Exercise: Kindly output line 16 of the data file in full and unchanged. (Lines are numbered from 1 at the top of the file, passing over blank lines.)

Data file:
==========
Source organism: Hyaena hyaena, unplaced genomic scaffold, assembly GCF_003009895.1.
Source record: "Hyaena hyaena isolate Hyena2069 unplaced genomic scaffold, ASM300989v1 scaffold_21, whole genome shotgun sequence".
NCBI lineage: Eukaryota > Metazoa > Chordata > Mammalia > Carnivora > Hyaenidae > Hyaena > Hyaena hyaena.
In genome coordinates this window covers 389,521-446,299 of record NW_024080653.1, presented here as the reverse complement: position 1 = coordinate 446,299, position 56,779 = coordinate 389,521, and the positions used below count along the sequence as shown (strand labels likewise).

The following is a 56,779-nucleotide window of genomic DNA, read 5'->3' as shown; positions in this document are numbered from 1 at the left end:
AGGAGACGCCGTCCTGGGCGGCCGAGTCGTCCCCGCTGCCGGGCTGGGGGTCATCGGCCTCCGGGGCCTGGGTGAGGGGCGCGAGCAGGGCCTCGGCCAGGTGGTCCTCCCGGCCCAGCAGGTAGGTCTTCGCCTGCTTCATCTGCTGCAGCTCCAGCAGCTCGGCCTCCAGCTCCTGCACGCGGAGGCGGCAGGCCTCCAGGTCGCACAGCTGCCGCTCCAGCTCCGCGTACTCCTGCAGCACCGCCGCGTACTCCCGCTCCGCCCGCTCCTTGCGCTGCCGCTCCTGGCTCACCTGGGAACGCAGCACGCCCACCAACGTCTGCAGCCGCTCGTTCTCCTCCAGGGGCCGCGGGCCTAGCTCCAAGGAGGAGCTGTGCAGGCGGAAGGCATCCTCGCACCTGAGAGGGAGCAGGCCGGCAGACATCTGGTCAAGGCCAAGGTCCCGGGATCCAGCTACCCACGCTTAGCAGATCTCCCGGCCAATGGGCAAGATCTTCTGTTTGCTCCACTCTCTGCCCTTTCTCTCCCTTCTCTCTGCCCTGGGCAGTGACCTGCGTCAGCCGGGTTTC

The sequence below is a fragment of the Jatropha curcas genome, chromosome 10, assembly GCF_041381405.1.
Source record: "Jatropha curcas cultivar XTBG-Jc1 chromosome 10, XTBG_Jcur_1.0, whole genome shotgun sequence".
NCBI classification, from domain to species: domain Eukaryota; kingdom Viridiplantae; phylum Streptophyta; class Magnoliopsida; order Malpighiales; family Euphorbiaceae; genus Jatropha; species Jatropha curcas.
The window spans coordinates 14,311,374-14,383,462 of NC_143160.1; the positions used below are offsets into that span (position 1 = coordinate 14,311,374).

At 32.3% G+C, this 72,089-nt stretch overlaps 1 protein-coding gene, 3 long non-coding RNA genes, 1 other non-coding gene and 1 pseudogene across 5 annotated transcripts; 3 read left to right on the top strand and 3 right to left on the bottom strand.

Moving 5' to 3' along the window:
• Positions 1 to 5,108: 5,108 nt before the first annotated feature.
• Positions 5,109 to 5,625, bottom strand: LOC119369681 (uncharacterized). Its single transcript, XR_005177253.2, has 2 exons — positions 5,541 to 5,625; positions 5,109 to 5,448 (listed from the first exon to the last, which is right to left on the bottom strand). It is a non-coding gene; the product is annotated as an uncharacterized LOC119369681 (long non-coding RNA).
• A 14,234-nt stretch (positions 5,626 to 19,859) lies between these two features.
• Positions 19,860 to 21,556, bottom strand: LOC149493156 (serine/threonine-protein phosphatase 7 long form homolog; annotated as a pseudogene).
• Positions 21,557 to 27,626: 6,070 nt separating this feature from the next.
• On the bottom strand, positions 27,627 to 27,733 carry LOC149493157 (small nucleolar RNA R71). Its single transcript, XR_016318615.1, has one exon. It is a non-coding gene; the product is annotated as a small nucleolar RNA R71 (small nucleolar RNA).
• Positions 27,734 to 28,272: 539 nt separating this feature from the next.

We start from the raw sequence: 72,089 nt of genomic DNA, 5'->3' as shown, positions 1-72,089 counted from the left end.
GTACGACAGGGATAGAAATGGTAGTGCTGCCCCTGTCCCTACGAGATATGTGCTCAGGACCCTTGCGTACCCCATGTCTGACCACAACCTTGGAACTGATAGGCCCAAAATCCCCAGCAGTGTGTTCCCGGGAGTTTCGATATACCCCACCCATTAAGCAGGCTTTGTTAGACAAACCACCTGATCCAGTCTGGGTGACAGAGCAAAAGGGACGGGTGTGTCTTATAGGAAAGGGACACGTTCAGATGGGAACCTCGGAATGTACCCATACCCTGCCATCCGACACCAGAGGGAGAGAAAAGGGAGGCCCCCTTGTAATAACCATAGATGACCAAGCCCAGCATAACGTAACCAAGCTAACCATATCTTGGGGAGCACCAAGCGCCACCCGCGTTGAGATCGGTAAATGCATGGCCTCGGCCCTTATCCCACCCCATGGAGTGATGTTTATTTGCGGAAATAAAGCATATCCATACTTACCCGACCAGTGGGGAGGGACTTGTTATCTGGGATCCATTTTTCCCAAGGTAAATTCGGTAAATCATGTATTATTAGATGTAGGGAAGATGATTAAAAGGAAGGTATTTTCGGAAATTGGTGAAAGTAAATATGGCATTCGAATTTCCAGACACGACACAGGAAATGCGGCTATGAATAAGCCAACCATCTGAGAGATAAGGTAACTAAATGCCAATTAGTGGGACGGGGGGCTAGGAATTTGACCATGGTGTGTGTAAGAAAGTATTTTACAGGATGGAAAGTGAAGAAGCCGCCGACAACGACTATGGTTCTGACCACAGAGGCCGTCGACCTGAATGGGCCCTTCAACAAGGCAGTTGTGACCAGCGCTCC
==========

• Positions 19,860 to 21,556, bottom strand: LOC149493156 (serine/threonine-protein phosphatase 7 long form homolog; annotated as a pseudogene).